Wil Wil - 17 days ago 9
C# Question

How do I define Foreign Key Optional Relationships in FluentAPI/Data Annotations with the Entity Framework?

I have a (sample) application with the following code:

public class Posts
{

[Key]
[Required]
public int ID { get; set; }

[Required]
public string TypeOfPost { get; set; }

public int PollID { get; set; }
public virtual Poll Poll { get; set; }

public int PostID { get; set; }
public virtual Post Post { get; set; }

}


Basically, I don't know if there is a better way of doing this, but, I have a list of Posts, and, people can choose if it is a
Poll
or a
Post
, As Entity Framework doesn't work with Enums, I just store it as a string in
TypeOfPost
and then in the application, I programmatically query either Poll or Post based on the value of
TypeOfPost
.

I don't think there is anyway of setting "Only one required" or similar, so, I handle all the checking and stuff in the application. (If anyone knows a better way, please say!).

Anyway, the problem is, I can get this working fine by going in to SQL Management Studio and manually editing the schema to allow nulls - but, I just can't work out how to do this in the FluentAPI, and need some help.

I have tried both of the following:

modelBuilder.Entity<Post>()
.HasOptional(x => x.Poll).WithOptionalDependent();

modelBuilder.Entity<Post>()
.HasOptional(x => x.Poll).WithOptionalPrincipal();


The first one seems to create an additional column in the database that allows nulls, and the second one doesn't appear to do anything.

I believe the first one is the one I need, but, I need to use it in combination with [ForeignKey] in the
Post
Class. If I am correct here, Should the [ForeignKey] go on the virtual property, or the ID of the property?

In addition, what is the actual difference between
WithOptionalDependent
and
WithOptionalPrincipal
? - I have read on MSDN, but, I really do not understand the difference.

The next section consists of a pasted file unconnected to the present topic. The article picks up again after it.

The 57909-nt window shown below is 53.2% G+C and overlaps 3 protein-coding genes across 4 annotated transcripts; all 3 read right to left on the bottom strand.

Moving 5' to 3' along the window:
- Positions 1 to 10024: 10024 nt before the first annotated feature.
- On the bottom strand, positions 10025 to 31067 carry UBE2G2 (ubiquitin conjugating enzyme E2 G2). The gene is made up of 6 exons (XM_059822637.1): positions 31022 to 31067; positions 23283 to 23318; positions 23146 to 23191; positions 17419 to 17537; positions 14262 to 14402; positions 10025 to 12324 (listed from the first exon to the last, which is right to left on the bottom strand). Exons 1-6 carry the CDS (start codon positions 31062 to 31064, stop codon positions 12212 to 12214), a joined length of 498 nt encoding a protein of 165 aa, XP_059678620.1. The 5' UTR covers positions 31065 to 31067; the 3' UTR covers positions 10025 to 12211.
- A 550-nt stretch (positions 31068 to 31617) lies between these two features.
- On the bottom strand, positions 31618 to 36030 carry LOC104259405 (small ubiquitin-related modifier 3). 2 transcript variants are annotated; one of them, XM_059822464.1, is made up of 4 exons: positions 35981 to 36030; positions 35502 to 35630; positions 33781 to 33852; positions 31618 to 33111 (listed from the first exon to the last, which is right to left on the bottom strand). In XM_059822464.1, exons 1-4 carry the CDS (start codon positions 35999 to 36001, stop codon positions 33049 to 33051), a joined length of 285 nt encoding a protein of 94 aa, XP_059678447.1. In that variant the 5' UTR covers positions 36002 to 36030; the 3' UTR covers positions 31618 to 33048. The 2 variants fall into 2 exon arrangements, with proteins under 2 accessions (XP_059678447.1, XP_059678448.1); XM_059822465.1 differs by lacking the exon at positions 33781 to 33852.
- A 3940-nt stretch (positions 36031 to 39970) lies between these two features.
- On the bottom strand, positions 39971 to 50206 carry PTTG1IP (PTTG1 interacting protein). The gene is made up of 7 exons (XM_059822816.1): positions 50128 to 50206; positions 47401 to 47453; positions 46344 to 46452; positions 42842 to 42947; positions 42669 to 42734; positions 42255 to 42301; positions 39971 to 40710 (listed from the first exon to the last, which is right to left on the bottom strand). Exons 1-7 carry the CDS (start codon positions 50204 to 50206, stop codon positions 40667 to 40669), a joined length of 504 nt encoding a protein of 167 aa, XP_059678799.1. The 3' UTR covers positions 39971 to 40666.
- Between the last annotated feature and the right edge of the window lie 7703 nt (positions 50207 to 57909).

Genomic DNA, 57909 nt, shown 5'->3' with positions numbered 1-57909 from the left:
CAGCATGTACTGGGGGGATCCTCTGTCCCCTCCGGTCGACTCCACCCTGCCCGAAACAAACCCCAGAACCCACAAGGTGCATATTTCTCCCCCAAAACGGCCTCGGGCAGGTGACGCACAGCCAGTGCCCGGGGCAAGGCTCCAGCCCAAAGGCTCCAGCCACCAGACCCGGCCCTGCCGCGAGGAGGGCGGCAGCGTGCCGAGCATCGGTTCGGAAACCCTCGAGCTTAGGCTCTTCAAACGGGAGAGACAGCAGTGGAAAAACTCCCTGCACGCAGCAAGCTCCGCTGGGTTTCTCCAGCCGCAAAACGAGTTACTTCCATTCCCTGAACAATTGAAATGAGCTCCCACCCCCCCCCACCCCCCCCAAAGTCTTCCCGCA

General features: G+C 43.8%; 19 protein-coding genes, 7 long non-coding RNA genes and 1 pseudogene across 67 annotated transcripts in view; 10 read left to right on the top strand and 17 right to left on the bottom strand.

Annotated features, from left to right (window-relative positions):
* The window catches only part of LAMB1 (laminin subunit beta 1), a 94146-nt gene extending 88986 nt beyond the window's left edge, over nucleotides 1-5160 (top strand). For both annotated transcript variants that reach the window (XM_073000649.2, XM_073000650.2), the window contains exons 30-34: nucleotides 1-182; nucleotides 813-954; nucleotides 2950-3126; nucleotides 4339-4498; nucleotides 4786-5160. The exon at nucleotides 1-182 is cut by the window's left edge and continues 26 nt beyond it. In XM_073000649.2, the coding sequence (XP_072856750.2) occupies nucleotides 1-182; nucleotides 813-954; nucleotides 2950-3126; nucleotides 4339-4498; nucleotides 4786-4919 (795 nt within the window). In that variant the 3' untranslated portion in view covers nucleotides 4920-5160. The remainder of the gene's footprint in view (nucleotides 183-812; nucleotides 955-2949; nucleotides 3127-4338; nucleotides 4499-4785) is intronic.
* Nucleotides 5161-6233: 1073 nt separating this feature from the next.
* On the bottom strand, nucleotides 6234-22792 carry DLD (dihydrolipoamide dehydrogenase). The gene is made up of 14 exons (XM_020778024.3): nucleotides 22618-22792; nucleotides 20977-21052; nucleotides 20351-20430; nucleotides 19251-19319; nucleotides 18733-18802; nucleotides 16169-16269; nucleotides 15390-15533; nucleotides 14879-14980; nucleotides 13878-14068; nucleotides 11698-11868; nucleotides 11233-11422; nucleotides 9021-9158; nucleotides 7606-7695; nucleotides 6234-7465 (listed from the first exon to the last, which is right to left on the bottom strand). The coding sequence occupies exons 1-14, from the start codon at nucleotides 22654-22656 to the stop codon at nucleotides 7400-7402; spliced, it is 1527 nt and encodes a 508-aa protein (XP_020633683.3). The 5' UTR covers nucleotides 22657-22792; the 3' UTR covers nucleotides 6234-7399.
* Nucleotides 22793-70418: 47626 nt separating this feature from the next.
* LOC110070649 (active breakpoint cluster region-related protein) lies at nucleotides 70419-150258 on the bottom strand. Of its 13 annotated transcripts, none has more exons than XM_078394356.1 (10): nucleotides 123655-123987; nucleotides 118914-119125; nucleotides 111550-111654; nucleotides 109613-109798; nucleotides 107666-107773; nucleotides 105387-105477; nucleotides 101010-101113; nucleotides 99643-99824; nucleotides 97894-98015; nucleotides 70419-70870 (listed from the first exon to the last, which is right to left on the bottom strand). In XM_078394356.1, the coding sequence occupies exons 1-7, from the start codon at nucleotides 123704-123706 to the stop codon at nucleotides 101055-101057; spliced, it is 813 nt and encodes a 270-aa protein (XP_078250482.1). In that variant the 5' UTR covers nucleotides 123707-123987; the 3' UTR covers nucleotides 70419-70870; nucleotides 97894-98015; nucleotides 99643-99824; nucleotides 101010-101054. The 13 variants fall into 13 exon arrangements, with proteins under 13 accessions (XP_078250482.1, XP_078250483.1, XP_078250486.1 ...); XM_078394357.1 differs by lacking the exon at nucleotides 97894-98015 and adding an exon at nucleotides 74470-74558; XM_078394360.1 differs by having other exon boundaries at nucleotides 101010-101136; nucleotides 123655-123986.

Answer

I would probably try to create the two one-to-one relationships as optional:required because a Poll must have a reference to Posts and a Post also must have a reference to Posts:

modelBuilder.Entity<Posts>()
    .HasOptional(x => x.Post)
    .WithRequired();

modelBuilder.Entity<Posts>()
    .HasOptional(x => x.Poll)
    .WithRequired();

This makes Posts automatically the principal in the relationship and Post or Poll the dependent. The principal has the primary key in the relationship, the dependent the foreign key which is also the primary key at the same time in Post/Poll table because it is a one-to-one relationship. Only in a one-to-many relationship you would have a separate column for the foreign key. For a one-to-one relationship you also have to remove the foreign key columns PostId and PollId because Posts refers through its primary key to the Post and Poll.

An alternative approach which seems to be appropriate in your model is inheritance mapping. Then the model would look like this:

public abstract class BasePost  // your former Posts class
{
    public int ID { get; set; }
    public string UserName { get; set; }
}

public class Post : BasePost
{
    public string Text { get; set; }
    // other properties of the Post class
}

public class Poll : BasePost
{
    // properties of the Poll class
}

You don't need the TypeOfPost then anymore because you can filter the two concrete types using the OfType LINQ operator, for example:

var x = context.BasePosts.OfType<Post>()
    .Where(p => p.UserName == "Jim")
    .ToList();

This would select all posts of a particular user but not the polls.

You have to decide then which kind of inheritance mapping you want to use - TPH, TPT or TPC.

Edit

To get a one-to-many relationship you can specify the following mapping in Fluent API:

modelBuilder.Entity<Posts>()
    .HasOptional(x => x.Post)
    .WithMany()
    .HasForeignKey(x => x.PostID);

modelBuilder.Entity<Posts>()
    .HasOptional(x => x.Poll)
    .WithMany()
    .HasForeignKey(x => x.PollID);

The foreign key properties must be nullable (int?) for this as you already found. Because the naming of your foreign key properties follows the naming convention EF uses for mapping you can omit the Fluent mapping altogether. It would only be required if you had unconventional names (like PostFK or something). You could then also use data annotations ([ForeignKey(...)] attribute) instead of Fluent API.

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